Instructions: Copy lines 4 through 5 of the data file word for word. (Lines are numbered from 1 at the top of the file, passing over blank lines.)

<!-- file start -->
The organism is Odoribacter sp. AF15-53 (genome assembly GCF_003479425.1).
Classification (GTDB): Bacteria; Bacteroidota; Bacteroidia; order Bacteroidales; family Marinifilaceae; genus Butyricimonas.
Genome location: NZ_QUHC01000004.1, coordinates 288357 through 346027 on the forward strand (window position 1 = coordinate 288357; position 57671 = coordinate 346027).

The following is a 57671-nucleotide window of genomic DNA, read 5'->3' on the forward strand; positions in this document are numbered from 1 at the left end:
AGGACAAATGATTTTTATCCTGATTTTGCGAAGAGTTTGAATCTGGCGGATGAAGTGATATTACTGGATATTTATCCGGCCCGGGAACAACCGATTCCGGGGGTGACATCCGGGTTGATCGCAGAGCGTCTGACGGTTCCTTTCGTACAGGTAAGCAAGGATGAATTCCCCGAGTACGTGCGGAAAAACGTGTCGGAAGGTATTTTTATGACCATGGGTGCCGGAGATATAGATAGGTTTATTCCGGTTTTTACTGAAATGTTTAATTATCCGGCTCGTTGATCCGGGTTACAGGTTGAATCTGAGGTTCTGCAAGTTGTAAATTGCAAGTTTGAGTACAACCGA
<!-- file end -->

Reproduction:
The following is a 57671-nucleotide window of genomic DNA, read 5'->3' on the forward strand; positions in this document are numbered from 1 at the left end:
AGGACAAATGATTTTTATCCTGATTTTGCGAAGAGTTTGAATCTGGCGGATGAAGTGATATTACTGGATATTTATCCGGCCCGGGAACAACCGATTCCGGGGGTGACATCCGGGTTGATCGCAGAGCGTCTGACGGTTCCTTTCGTACAGGTAAGCAAGGATGAATTCCCCGAGTACGTGCGGAAAAACGTGTCGGAAGGTATTTTTATGACCATGGGTGCCGGAGATATAGATAGGTTTATTCCGGTTTTTACTGAAATGTTTAATTATCCGGCTCGTTGATCCGGGTTACAGGTTGAATCTGAGGTTCTGCAAGTTGTAAATTGCAAGTTTGAGTACAACCGA